The Failure of Good Intentions: Bike Helmet Laws Edition

by on October 13, 2015 · 0 comments

One of my favorite themes, and not just in the field of tech policy, is the “Unintended Consequences of Well-Intentioned Regulations.” I believe that all laws and regulations have dynamic effects and that to fully appreciate the true impact of any particular public policy, you must always closely investigate the potential opportunity costs and unintended consequences associated with those policies. Because all too often laws and regulations are hastily put on the books with the very best of intentions in mind, only to later be shown to produce the opposite of what was intended.

Today’s case in point comes from Wall Street Journal article by Rachel Bachman and it involves how the growing wave of cycling helmet laws are having a net negative impact on public health because they discourage ridership in the aggregate. Thus, those potential riders are then either (a) just less active overall or (b) driving their cars to get where they need to go. And both of those results are, ultimately, riskier than cycling without a helmet. For that reason, Bachman reports, cycling advocates “are pushing back against mandatory bike-helmet laws in the U.S. and elsewhere. They say mandatory helmet laws, particularly for adults, make cycling less convenient and seem less safe, thus hindering the larger public-health gains of more people riding bikes.” Supporting evidence comes from this 2012 paper in the journal Risk Analysis by Piet de Jong, a professor in the department of applied finance and actuarial studies at Sydney’s Macquarie University. His paper included an empirical model that showed how mandatory bike-helmet laws “have a net negative health impact.”

This strikes me as one of the very best examples of how to do dynamic benefit-cost analysis and show the full range of societal impacts associated with well-intentioned regulations. And it reminds me of the playground example I use in several of my papers: Laws and liability threats discouraged tall playground climbing structures in the ’80s and ’90s. As a result of those policies, kids have been shown to not only be less active on playgrounds over the past two decades, but even more interesting is the fact that some studies suggest this led to phobias and anxieties about heights later in life when those children became adults. Again, dynamic effects matter! In this case, social learning and resiliency was stunted when children lacked the ability to explore and push boundaries. In essence, it’s the “Boy in the Bubble” problem. [Read this 2012 law review article of mine for all the details on this particular case study.]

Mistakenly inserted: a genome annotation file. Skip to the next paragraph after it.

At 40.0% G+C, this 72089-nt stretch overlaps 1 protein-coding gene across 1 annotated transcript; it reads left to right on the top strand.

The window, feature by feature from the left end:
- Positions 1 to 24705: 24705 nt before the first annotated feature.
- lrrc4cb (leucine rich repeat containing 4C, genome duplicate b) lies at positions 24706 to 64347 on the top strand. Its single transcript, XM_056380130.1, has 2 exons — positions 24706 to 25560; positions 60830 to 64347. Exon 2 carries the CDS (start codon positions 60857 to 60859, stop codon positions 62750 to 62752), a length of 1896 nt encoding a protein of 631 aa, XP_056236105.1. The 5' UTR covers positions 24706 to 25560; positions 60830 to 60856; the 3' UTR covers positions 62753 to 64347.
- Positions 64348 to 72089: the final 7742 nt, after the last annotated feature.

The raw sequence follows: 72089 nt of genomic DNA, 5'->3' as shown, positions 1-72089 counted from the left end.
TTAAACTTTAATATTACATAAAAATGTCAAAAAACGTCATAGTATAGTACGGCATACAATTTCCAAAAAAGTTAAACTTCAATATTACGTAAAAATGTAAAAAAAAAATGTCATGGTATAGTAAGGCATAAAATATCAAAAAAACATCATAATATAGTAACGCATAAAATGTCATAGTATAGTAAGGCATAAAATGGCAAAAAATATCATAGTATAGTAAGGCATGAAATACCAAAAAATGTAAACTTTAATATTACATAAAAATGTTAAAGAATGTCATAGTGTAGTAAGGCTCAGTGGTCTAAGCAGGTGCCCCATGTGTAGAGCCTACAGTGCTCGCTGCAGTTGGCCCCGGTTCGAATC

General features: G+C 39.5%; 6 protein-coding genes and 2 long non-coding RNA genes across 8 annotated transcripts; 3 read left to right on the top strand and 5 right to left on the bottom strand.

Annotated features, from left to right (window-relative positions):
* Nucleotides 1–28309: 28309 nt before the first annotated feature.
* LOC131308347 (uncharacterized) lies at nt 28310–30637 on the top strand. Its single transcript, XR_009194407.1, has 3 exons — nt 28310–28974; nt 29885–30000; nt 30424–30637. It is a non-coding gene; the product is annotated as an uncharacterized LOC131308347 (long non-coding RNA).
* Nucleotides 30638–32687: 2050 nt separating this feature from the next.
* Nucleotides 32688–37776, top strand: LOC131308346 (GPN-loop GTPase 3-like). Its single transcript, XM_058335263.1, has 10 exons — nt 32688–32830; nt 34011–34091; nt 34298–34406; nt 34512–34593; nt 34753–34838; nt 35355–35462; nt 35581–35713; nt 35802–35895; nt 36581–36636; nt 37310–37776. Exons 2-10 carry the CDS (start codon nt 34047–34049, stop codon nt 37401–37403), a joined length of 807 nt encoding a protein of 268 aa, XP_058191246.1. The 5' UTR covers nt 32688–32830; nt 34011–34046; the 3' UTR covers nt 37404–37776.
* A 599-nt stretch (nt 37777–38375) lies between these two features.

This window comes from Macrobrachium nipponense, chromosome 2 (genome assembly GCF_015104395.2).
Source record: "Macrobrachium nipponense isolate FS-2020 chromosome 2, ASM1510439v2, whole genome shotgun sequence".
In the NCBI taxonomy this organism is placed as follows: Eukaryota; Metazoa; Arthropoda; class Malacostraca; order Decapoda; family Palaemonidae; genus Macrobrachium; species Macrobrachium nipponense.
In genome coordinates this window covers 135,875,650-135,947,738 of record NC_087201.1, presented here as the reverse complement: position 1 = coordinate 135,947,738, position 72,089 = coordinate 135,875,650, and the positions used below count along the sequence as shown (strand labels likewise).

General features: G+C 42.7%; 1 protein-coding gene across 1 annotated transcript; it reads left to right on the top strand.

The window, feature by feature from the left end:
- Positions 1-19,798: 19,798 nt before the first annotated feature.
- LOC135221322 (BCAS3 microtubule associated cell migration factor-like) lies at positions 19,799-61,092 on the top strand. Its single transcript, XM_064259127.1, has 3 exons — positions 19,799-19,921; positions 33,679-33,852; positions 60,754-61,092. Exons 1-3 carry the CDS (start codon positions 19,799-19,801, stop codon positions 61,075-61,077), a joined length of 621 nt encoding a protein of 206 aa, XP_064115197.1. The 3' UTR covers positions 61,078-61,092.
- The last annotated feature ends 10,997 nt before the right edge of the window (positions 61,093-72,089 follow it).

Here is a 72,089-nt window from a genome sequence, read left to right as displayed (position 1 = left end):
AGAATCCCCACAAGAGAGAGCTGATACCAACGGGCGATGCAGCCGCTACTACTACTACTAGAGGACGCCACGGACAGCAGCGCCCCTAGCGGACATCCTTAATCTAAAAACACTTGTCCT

Of course, those of you who have read your Frédéric Bastiat have already identified these case studies as excellent examples of what the nineteenth-century French economic philosopher was talking about when he famously explained the importance of considering the many unforeseen, second-order effects of economic change and policy. Many pundits and policy analysts pay attention to only the first-order effects—what Bastiat called “the seen”—and ignore the subsequent and often “unseen” effects. In both these cases, policymakers were myopically obsessed with the short-term “seen” benefit of bike helmet laws or playground safety restrictions. At first blush, it probably seemed like their was no downside to such rules. Of course, a fuller exploration of the potential dynamic effects associated with those policies revealed the opposite effect: They discouraged public health in the aggregate.

Again, every action—especially political and regulatory action—has dynamic consequences. Paternalistic public policies may sound sensible on the surface, but as Milton Friedman taught us long ago, “One of the great mistakes is to judge policies and programs by their intentions rather than their results. We all know a famous road that is paved with good intentions.”


[Note: If you are interested in more examples like this, I encourage you to read, “The Unintended Consequences of Safety Regulation” by my Mercatus Center colleague Sherzod Abdukadirov.]

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